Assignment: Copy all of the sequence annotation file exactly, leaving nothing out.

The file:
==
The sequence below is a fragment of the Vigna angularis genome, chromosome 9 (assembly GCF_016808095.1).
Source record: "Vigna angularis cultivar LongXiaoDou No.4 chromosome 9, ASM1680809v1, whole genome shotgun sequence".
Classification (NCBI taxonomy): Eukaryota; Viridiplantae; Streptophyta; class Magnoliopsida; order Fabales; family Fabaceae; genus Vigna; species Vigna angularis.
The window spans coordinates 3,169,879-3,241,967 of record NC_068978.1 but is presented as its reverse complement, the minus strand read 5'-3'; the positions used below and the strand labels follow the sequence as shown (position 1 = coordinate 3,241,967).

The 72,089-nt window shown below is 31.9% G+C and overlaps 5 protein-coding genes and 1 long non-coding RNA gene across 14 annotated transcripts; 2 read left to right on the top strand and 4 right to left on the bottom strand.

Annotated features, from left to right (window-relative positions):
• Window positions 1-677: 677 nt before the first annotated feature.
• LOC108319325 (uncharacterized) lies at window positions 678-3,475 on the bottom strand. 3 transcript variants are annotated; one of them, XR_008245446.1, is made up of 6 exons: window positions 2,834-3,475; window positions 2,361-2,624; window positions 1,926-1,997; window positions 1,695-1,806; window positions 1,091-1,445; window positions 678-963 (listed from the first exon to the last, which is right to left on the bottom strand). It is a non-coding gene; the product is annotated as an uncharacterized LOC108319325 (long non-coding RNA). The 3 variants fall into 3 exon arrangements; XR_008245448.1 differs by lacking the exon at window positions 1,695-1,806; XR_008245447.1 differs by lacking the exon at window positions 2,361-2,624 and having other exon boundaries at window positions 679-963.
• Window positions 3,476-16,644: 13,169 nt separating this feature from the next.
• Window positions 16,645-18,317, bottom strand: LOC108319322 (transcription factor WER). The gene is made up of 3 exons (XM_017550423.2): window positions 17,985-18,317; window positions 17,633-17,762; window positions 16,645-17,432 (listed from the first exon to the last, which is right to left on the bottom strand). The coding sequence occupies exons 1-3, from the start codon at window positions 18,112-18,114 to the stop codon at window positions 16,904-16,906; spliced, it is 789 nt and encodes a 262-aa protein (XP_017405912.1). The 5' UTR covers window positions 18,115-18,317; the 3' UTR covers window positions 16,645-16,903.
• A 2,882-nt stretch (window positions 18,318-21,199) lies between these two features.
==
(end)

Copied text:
The sequence below is a fragment of the Vigna angularis genome, chromosome 9 (assembly GCF_016808095.1).
Source record: "Vigna angularis cultivar LongXiaoDou No.4 chromosome 9, ASM1680809v1, whole genome shotgun sequence".
Classification (NCBI taxonomy): Eukaryota; Viridiplantae; Streptophyta; class Magnoliopsida; order Fabales; family Fabaceae; genus Vigna; species Vigna angularis.
The window spans coordinates 3,169,879-3,241,967 of record NC_068978.1 but is presented as its reverse complement, the minus strand read 5'-3'; the positions used below and the strand labels follow the sequence as shown (position 1 = coordinate 3,241,967).

The 72,089-nt window shown below is 31.9% G+C and overlaps 5 protein-coding genes and 1 long non-coding RNA gene across 14 annotated transcripts; 2 read left to right on the top strand and 4 right to left on the bottom strand.

Annotated features, from left to right (window-relative positions):
• Window positions 1-677: 677 nt before the first annotated feature.
• LOC108319325 (uncharacterized) lies at window positions 678-3,475 on the bottom strand. 3 transcript variants are annotated; one of them, XR_008245446.1, is made up of 6 exons: window positions 2,834-3,475; window positions 2,361-2,624; window positions 1,926-1,997; window positions 1,695-1,806; window positions 1,091-1,445; window positions 678-963 (listed from the first exon to the last, which is right to left on the bottom strand). It is a non-coding gene; the product is annotated as an uncharacterized LOC108319325 (long non-coding RNA). The 3 variants fall into 3 exon arrangements; XR_008245448.1 differs by lacking the exon at window positions 1,695-1,806; XR_008245447.1 differs by lacking the exon at window positions 2,361-2,624 and having other exon boundaries at window positions 679-963.
• Window positions 3,476-16,644: 13,169 nt separating this feature from the next.
• Window positions 16,645-18,317, bottom strand: LOC108319322 (transcription factor WER). The gene is made up of 3 exons (XM_017550423.2): window positions 17,985-18,317; window positions 17,633-17,762; window positions 16,645-17,432 (listed from the first exon to the last, which is right to left on the bottom strand). The coding sequence occupies exons 1-3, from the start codon at window positions 18,112-18,114 to the stop codon at window positions 16,904-16,906; spliced, it is 789 nt and encodes a 262-aa protein (XP_017405912.1). The 5' UTR covers window positions 18,115-18,317; the 3' UTR covers window positions 16,645-16,903.
• A 2,882-nt stretch (window positions 18,318-21,199) lies between these two features.